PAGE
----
In 2011 and 2012, about 10,000 and 9,000 students respectively had online testing issues. Because of the interruptions in 2013, the state and CTB/McGraw-Hill came to a settlement for $3 million.

Haley said repeatedly during the meeting that delays are part of the process when tests and standards change, especially if those tests involve new technology. Other states are dealing with the same issues, she said.

But other CTB customers, such as Oklahoma, have also suspended their work with work with the company.

making the rounds

Tennessee’s new education chief ‘very confident’ that online testing will be smooth in April

PHOTO: Shelby County Schools
Tennessee's new education commissioner Penny Schwinn (second from left) met with Douglass High School students and Shelby County Schools leaders Friday.

As Tennessee’s new education commissioner wrapped up her second week on the job by visiting four schools in Shelby County, Penny Schwinn said she feels “very confident” the state has learned from its mistakes in online testing.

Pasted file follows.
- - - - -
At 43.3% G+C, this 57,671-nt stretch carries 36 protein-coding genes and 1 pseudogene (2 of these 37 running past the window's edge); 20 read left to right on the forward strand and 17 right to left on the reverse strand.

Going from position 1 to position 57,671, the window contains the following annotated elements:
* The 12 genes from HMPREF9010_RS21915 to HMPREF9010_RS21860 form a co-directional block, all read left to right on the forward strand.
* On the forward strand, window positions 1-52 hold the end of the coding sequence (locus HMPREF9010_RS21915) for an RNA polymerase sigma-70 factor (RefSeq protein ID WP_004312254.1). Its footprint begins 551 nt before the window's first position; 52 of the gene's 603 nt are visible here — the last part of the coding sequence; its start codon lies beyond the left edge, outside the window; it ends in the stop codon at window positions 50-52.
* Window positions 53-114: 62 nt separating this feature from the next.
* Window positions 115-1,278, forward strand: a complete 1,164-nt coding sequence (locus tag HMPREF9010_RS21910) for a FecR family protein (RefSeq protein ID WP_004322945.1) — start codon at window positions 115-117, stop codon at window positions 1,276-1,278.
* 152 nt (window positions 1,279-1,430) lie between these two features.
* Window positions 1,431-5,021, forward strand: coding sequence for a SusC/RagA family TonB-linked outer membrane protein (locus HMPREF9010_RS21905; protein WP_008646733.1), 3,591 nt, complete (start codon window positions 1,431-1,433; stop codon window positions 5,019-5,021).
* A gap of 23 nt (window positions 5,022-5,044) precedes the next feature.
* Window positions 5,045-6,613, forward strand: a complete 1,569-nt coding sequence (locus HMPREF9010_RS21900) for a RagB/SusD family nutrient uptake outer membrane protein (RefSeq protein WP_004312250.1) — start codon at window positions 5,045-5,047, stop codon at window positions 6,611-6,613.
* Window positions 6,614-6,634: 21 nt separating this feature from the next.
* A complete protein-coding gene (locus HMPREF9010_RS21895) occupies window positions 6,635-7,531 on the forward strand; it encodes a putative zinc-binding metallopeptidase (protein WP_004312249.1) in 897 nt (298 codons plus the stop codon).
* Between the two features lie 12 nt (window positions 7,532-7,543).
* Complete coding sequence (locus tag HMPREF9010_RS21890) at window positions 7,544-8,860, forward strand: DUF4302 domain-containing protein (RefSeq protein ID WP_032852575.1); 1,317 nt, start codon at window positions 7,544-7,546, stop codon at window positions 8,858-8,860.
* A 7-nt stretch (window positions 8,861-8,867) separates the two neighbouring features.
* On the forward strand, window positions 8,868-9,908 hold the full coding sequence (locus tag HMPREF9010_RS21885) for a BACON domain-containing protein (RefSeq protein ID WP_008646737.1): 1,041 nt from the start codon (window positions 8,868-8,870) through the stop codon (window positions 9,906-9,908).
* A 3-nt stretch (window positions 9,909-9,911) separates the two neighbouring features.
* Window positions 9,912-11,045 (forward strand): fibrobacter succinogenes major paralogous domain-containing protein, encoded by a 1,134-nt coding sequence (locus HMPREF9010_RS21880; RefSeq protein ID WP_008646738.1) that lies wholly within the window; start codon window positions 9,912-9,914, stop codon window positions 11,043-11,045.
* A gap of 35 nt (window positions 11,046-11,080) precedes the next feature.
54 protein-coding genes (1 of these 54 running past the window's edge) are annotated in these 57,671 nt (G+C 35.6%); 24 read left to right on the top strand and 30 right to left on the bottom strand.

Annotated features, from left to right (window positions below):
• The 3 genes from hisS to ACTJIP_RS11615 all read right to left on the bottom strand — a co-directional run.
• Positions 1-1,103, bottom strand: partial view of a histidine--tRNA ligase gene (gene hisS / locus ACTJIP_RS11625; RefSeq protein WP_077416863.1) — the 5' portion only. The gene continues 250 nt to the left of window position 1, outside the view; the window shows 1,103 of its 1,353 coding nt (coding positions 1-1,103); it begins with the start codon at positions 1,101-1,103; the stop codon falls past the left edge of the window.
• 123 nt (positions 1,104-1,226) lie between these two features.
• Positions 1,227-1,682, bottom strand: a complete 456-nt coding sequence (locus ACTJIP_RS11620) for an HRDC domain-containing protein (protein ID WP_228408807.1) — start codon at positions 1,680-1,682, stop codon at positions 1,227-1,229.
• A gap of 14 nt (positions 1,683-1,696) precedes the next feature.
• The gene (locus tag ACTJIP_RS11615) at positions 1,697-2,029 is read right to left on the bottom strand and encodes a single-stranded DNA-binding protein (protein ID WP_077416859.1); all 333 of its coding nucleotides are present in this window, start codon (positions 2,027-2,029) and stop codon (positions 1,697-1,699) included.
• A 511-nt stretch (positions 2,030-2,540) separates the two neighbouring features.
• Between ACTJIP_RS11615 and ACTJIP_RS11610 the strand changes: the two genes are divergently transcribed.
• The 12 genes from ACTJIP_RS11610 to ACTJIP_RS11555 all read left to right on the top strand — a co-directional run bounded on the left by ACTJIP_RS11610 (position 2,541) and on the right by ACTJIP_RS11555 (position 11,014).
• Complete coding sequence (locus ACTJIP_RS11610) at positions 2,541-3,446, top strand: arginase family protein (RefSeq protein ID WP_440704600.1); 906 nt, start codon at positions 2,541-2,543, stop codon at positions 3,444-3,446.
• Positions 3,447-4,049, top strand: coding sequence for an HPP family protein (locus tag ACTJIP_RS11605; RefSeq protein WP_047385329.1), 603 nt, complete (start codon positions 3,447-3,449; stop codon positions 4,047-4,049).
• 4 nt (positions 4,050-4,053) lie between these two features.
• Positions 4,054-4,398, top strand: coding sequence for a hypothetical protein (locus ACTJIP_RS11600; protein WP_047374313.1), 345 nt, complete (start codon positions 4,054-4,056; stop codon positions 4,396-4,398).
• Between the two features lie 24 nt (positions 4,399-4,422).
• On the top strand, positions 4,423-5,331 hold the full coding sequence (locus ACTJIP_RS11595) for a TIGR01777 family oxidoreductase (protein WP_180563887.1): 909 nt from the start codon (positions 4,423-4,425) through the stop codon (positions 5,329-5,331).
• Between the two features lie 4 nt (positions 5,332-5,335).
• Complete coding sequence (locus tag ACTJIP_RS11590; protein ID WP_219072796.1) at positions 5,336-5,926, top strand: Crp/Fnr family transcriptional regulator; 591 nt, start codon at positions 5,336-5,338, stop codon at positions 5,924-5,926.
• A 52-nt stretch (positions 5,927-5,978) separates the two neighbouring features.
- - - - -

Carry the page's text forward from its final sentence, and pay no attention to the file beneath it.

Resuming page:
During the more than three-hour ride to Memphis on Friday, Schwinn said she continued to pore over documents showing evidence that the corrections the state department staff have put in place will work.

“I feel very confident that our team has looked into that,” she told reporters in a press conference after meeting with students. “They’re working with the vendor to ensure that testing is as smooth as possible this year.” Currently the state is working with Questar, who administered TNReady online last year.

She also said the state’s request for proposals from testing vendors, which is already months behind, will be released in about two weeks.

PHOTO: Shelby County Schools
From left: John Bush, principal of Douglass High School; Penny Schwinn, Tennessee Education Commissioner; and Joris Ray, interim superintendent for Shelby County Schools.

“No later than that,” she said. “We hope and expect to have a vendor in place before the end of the fiscal year,” in late June.

The day Schwinn was hired, she said getting state testing right would be her first priority. Three years of major technical failures have severely damaged the trust educators and parents have in the state’s test, TNReady. It is the main measure of how schools and teachers are doing, but state lawmakers exempted districts from most testing consequences in 2018.


From Schwinn’s first day on the job: Tennessee’s new education chief wants to ‘listen and learn’ with school visits